Stress: the Little Mind Killer

I haven’t written about my depression for a while, mostly because for a while I was feeling pretty good and felt like I was finally getting a hold on this slippery thing called life. I won’t say I was wrong about that. I now have a job, a dog, and I don’t spend my days staring at walls like I used to.

But life has a way of sending us down roads we never knew existed. Things transpire in life and relationships that we never could have predicted, setting us up for decisions we never thought we would have to make. I’m being vague here because there are some things that are very real and large in my life that I am not quite ready to address publicly. Hell, I don’t even want to address them in my own mind.

I recently made a trip to see my doctor. I’ve been forgetting things lately, but it is less like memory loss and more like aphasia, where you search for a word but can’t find it. I can’t remember the names of everyday objects, and am forced to describe what it is I am trying to say. “You know, that thing you use for eating…it is metal, and has pointy things on the end, you stab with it…” “A fork?” “Yes, that’s it! Can you grab me a fork please?” No, that isn’t an example. That happened. I also forget things that I know I know, facts and details I would never forget. I don’t have a brain tumor or dementia and I’m not on medication that could do this.

Stress is making me lose my mind.

Stress is a constant companion to depression. When I was in my darkest places, stress was pulling the trigger on the gun labeled depression. I didn’t stare at walls and fail to engage with the world through fear or doubt or lack of imagination. It was the stress that each situation presented that kept me powerless and weak. A trip to the grocery store to purchase food became all about how I would walk, how I would pass people in the aisles, what I would say to the cashier. The stress of how to handle each situation mounted until the easiest way to remain calm was to remain at home. I’ve made a career out of avoiding stress.

Now that I have a handle on my past, and have dealt with some of the overwhelming sources of stress in my life, I can now go to the grocery store with little problem (most days). But what they don’t tell you is that knocking down the giants that surround you only allows you to face the demons you couldn’t see.

So, back to the vague things and the stress that is making me lose my mind. After talking with me for a bit, and a consultation, my doctor told me that I am stressed. Stress (barring the appearance of physical symptoms) is what is making me unable to think, to remember, or to recall that a fork is a fork.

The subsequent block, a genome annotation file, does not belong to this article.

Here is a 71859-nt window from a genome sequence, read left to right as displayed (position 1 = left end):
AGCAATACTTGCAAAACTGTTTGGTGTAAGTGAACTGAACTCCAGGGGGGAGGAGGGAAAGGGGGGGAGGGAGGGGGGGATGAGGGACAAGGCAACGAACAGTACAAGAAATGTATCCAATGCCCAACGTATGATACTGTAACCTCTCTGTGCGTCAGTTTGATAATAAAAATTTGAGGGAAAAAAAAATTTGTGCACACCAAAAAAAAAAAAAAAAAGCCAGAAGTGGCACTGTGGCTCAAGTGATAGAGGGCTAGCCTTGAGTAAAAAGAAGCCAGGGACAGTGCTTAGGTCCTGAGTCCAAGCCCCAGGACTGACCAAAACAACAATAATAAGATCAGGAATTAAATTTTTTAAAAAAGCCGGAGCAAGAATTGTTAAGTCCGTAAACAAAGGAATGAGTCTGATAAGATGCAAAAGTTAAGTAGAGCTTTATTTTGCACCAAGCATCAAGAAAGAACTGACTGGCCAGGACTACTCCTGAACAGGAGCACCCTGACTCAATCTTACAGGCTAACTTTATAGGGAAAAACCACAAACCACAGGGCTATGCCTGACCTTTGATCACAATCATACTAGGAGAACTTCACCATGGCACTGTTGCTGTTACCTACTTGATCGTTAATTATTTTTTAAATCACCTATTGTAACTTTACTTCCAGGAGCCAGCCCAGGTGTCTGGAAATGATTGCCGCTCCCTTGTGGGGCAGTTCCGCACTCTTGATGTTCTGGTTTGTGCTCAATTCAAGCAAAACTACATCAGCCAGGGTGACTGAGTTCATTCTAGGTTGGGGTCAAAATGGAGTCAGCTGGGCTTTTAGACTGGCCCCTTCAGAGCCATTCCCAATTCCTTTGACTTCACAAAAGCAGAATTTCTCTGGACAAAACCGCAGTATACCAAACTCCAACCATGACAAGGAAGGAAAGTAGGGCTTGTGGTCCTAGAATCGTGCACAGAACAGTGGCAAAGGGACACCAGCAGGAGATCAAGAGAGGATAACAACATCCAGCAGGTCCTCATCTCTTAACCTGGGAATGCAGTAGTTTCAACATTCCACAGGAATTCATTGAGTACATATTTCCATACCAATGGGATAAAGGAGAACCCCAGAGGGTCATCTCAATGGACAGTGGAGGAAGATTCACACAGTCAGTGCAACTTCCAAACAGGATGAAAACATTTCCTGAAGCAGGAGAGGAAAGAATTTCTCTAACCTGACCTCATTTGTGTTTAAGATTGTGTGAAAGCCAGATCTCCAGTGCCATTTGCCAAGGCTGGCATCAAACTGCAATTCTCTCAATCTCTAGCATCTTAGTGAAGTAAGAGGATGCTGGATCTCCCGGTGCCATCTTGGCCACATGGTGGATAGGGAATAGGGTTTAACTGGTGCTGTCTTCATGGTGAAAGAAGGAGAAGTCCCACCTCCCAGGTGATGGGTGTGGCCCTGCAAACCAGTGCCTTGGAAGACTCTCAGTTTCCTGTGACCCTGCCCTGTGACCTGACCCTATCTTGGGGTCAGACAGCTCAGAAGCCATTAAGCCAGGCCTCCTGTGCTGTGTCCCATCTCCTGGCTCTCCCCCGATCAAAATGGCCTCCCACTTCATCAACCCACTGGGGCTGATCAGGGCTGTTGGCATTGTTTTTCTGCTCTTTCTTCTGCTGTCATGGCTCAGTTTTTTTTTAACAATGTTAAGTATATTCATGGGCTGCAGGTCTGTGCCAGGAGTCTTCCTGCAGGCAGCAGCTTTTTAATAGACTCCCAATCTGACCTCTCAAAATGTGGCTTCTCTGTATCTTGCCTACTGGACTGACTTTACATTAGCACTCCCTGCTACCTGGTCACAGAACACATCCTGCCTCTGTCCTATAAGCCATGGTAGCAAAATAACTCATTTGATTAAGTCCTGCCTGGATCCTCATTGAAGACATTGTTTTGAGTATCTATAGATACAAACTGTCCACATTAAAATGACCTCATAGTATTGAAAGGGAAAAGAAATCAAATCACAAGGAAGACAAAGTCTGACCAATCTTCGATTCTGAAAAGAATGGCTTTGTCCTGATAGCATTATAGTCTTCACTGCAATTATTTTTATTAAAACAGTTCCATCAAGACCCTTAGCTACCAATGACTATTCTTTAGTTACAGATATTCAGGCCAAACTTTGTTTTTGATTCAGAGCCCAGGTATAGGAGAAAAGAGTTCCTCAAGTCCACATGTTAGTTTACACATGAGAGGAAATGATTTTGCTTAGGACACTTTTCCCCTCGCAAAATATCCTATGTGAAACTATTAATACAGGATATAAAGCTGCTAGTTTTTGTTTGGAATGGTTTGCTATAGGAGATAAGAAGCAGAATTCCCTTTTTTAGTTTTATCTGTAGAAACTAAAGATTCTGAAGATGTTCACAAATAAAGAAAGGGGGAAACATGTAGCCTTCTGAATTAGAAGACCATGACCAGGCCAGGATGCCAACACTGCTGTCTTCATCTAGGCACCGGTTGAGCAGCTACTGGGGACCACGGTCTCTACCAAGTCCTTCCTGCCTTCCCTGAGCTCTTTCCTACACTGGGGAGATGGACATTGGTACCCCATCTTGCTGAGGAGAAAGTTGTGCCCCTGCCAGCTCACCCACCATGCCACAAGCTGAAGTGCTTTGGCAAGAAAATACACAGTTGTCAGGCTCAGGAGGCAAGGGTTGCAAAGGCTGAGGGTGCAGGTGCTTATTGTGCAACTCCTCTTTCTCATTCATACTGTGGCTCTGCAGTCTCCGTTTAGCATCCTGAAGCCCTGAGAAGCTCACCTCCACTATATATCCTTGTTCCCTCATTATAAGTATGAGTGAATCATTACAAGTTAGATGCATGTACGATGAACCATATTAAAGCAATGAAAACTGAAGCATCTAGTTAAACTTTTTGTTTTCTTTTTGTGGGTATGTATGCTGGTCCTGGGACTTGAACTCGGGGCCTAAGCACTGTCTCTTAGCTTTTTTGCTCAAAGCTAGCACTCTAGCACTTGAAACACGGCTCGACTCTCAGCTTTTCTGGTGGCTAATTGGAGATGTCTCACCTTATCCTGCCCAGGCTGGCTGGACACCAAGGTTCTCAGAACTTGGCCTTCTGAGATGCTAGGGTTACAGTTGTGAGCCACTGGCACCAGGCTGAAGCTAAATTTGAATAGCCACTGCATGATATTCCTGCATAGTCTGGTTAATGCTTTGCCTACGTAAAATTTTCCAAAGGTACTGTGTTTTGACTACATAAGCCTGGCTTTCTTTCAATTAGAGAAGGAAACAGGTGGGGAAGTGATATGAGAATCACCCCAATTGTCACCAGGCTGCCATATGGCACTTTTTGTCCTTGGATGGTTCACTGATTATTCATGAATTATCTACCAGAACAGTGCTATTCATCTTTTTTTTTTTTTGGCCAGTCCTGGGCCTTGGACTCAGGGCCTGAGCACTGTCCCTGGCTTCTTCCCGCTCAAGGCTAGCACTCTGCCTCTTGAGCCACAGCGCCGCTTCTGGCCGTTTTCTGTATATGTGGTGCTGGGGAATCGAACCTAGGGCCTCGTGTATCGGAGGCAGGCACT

Yesterday, I had a meltdown. My stress caused me to regress backwards into black depression, with the accompanying rage and malice. The one clear, rational thought I had was to put my new puppy in her crate so that, if the worst should happen, she wouldn’t be in danger. I would never, in a million years, willingly or consciously hurt an innocent animal, but depression has a way of making a million years a nanosecond under the right conditions. (No, I didn’t hurt her, but she was very sad at being crated for most of the morning while I inexplicably, to her, was only a few feet away, seemingly asleep.) I called into my therapist and left a message for her to contact me. I was barely able to focus the words over the phone, but I knew I needed something extra to get me through the morning. By noon she called back and we talked through what was eating at my brain. “Phil,” she said, “this is normal. I would have worried if you didn’t have some sort of freakout episode.” She proceeded to calmly guide me into a few healthy behaviors and coping strategies. We will have a real meeting soon. After that, I felt a bit better, and I played with my dog for almost an hour (understandably, she had quite a bit of pent up energy).

I still have no idea what to do about what is facing me, what is clawing at my mind. I’ve moved beyond shopping for cookies and milk to larger life issues that were unavailable for processing when I was trapped in dark depression. Now, I have no choice. They stand before me and I have no recourse but to face them, somehow. I cannot go back. Retreat ends in darkness and death, non-metaphorically speaking. But the stress of how to handle what I must handle is luring me back into depression. Things I once enjoyed, I stare at listlessly. I barely eat. I take my dog for short walks. I can’t sleep (which is why, as I type this, it is nearly 0400).

For most people, stress is what makes a hard day hard, a challenging week challenging, or a situation unpleasant. For those of us among the depressed, stress is the little thing obliterating our mind.

Right now, I don’t know what to do except to return to bed and try to sleep. Short term, I need to work as hard as I can for solutions and a way to move beyond stress, because no one can live under this much stress and tell the tale for very long.

That I am able to articulate all this is a measure of how far I’ve come. I hope through this you understand a little bit what dealing with depression is all about. It isn’t the momentary blues most people talk about: it is a constant life battle.